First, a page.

http://www.multnomahmastergardeners.org/incredible-edibles

I have candy heart 2nd leaf this year that has a light fruit set, hopefully I get to try it. I think this was an easy year for pollination but it’s promising. it flowers about a week late compared to other japanese plums which is also a good sign

I should add it has the most ridiculous straight-up growth habit of any of my japanese plums. I tried branch bending but it just ripped so I’m letting it go, it’s in a hedge anyway so it’s ok

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Thank you for information Michael. Your areas maybe better than mine. Too wet for Candy heart early bloom habit. I got rid of mine but would like to try to plant it again. Let’s us know how the its fruits taste. Thank you @z0r .

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Unfortunately it’s in Oregon
I live in Western Washington near Seattle.

@abqspeachless I got a chance to post a bunch of pictures for the dwarf crabapple tree today. Here’s a link (I figured it would be best to start a dedicated thread to follow its evaluation). I was able to get a fair number of these root grafted this year so I will bury their grafts and get the clones growing own-root.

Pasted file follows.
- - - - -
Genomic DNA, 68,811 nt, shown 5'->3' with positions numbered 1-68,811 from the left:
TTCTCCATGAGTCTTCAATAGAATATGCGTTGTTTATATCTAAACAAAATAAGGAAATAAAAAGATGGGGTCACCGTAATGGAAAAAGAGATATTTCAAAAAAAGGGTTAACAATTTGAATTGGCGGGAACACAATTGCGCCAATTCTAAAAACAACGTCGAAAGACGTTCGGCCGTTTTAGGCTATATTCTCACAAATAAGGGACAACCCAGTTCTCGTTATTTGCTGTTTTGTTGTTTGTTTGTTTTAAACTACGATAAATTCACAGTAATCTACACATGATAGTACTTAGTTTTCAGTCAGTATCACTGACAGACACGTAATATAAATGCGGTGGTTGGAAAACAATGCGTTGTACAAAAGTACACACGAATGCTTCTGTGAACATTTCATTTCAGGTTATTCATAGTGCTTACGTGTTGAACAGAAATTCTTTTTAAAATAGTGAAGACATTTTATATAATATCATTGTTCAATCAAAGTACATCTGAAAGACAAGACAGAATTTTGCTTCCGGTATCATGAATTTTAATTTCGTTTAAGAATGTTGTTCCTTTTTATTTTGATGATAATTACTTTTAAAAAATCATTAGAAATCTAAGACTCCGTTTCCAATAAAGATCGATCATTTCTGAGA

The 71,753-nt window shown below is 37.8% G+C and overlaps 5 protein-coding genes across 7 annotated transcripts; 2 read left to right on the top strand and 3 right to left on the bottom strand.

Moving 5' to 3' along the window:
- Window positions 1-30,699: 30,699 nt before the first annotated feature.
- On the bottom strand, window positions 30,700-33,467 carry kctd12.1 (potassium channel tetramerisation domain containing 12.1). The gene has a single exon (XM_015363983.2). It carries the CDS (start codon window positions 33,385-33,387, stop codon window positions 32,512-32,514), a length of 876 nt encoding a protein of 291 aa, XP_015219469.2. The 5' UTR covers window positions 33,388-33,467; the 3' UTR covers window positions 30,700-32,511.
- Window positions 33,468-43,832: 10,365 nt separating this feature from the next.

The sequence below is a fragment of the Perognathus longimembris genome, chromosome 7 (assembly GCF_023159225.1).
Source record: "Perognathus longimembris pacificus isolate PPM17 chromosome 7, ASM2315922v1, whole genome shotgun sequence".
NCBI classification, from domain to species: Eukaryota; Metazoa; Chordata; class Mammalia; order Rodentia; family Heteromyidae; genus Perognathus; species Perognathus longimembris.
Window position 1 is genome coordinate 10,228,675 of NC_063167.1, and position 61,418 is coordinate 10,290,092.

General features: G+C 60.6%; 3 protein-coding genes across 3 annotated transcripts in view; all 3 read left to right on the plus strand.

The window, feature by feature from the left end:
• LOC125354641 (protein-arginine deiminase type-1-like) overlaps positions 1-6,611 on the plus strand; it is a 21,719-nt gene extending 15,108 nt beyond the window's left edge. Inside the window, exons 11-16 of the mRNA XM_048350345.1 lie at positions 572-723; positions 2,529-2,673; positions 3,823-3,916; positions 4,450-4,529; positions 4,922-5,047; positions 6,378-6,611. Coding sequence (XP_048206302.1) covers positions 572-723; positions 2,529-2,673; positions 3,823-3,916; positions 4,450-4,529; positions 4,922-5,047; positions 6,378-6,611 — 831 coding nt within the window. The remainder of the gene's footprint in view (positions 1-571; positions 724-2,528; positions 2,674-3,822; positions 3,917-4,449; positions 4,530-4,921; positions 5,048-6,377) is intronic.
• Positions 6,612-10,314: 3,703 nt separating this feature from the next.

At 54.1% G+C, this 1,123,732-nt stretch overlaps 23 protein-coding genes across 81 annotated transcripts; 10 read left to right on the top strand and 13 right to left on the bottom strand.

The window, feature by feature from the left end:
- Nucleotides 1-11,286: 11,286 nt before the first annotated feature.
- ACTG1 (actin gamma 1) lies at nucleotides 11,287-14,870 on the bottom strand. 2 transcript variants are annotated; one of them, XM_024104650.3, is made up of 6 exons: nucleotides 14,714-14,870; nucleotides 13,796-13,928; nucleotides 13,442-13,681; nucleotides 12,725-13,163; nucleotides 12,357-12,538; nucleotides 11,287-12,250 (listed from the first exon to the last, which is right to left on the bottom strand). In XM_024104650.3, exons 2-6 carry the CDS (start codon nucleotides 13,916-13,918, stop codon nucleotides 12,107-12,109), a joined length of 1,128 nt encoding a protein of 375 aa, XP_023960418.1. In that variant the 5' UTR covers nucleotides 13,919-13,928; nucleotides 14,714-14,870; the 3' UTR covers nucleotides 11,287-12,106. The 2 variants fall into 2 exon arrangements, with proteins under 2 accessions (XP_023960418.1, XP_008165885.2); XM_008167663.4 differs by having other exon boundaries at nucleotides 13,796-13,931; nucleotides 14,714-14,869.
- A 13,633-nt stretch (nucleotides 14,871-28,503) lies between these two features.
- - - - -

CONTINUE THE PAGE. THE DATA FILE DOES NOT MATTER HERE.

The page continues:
I feel like an oddball in eastern WA! we are dry zone 6 where I am, none of the coastal plants will grow

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Welcome to the forum, Anji! You’re not the only eastern WA/high desert member on here. E.g., @SpokanePeach, but many others too. What kind of fruit are you growing, or interested in growing?

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I do figs and olives in a hoophouse, Meyer lemon indoors. then we have plum, raspberry, white mulberry and gooseberries outside! I put in northern pawpaw’s and two dwarf apple trees last year, and would really like to try to push the zone. we have a pretty warm dry microclimate in the back.

I do a veggie garden too and native plants out in front of our place

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I lost virtually all of my asian pear blossoms to pseudomonas/blossom blast this year. I sprayed lime sulfur but not diligently (I had it out for peaches and the pears/apples got the extra). does anyone have a spray program that they like for this? I have a bag of kocide 3000 so I can do copper next year I guess

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Welcome Anji!

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Me too. Last year was the first I sprayed copper and also the first I got more than 2 Hosui. Also it was pretty dry spring.

This year, Asian Pear set looks terrible

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thanks yeah I’ll try copper next year. the PNW guide has timing for champ (copper) as “before fall rains and again before spring growth starts”. last year I did copper as a dormant spray only and had a full crop.

this is a letdown, the pears were SO good last year and I know this tree is going to grow too much without a fruit load and it’s already the right size